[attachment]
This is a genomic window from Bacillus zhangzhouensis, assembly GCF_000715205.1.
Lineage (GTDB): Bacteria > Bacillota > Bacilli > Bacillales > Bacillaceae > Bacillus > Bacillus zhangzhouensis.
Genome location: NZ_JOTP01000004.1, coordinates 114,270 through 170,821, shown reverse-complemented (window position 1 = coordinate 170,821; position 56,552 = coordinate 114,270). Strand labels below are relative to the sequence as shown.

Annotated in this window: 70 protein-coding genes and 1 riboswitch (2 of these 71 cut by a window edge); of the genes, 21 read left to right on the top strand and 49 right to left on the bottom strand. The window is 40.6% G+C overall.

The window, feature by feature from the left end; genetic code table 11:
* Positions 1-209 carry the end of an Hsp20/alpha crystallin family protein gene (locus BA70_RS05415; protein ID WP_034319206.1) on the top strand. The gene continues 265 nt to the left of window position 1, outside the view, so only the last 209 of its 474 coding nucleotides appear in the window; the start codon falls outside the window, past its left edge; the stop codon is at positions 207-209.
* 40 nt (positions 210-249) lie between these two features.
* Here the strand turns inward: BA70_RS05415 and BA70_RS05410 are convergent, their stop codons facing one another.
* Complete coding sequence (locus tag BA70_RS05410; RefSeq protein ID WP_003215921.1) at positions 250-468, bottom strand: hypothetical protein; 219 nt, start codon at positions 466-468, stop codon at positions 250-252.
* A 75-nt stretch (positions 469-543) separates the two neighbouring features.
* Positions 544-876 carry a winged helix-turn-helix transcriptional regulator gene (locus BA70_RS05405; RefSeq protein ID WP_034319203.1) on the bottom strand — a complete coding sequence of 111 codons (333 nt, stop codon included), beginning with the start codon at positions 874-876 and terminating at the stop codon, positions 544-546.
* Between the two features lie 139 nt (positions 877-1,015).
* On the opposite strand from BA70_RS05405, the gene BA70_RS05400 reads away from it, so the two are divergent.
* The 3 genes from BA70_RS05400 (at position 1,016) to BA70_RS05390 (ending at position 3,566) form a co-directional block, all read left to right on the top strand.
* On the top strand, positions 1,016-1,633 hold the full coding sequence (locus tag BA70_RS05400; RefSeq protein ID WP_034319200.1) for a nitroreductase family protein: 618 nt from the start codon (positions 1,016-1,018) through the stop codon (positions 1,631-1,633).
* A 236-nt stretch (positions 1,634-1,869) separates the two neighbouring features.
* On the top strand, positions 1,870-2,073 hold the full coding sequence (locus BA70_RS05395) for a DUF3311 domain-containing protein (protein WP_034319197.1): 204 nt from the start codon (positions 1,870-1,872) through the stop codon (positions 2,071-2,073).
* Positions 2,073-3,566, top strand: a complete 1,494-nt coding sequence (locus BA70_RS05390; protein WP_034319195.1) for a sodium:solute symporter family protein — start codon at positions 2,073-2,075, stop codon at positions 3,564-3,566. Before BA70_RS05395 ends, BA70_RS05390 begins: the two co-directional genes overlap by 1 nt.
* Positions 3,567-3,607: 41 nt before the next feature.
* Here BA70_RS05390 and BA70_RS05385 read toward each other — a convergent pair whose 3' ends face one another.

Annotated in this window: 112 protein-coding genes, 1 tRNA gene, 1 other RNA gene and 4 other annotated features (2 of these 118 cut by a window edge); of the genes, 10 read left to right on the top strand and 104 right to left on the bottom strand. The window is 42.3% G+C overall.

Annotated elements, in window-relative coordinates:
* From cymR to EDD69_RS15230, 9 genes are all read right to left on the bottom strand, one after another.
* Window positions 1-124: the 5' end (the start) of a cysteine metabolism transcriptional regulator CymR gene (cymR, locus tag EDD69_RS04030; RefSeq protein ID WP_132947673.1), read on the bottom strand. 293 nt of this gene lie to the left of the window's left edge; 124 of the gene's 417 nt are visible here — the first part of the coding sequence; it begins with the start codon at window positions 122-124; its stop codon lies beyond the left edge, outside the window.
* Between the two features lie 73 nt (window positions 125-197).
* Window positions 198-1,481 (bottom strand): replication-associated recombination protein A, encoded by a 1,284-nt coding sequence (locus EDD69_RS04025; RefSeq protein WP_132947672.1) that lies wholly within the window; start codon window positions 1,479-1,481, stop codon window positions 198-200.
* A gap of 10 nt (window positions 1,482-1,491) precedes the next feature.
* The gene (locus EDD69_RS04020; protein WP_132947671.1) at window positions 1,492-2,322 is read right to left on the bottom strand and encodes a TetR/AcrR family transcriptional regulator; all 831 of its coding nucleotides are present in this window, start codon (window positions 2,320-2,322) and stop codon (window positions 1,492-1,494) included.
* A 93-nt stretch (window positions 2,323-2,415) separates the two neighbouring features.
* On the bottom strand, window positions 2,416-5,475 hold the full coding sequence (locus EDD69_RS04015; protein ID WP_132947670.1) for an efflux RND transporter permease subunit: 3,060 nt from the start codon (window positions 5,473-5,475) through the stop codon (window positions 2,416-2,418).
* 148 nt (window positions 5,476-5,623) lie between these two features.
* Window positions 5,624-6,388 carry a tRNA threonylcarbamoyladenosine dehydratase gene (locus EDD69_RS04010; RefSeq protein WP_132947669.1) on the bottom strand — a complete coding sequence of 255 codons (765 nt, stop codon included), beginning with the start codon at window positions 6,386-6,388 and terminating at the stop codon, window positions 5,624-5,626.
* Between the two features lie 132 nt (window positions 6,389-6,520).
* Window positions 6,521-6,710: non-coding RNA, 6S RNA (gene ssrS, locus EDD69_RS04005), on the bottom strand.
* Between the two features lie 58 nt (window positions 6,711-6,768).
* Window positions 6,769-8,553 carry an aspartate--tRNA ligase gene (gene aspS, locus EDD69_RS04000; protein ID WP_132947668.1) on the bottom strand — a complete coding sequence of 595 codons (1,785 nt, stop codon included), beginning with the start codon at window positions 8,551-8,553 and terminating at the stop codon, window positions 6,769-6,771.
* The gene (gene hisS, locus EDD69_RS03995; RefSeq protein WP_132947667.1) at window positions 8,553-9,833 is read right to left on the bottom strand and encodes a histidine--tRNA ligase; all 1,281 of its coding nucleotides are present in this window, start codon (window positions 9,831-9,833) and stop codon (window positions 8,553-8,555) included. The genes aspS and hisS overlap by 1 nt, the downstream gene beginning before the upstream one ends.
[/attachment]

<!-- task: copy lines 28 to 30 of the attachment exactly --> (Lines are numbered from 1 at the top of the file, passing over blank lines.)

* The gene (locus EDD69_RS04020; protein WP_132947671.1) at window positions 1,492-2,322 is read right to left on the bottom strand and encodes a TetR/AcrR family transcriptional regulator; all 831 of its coding nucleotides are present in this window, start codon (window positions 2,320-2,322) and stop codon (window positions 1,492-1,494) included.
* A 93-nt stretch (window positions 2,323-2,415) separates the two neighbouring features.
* On the bottom strand, window positions 2,416-5,475 hold the full coding sequence (locus EDD69_RS04015; protein ID WP_132947670.1) for an efflux RND transporter permease subunit: 3,060 nt from the start codon (window positions 5,473-5,475) through the stop codon (window positions 2,416-2,418).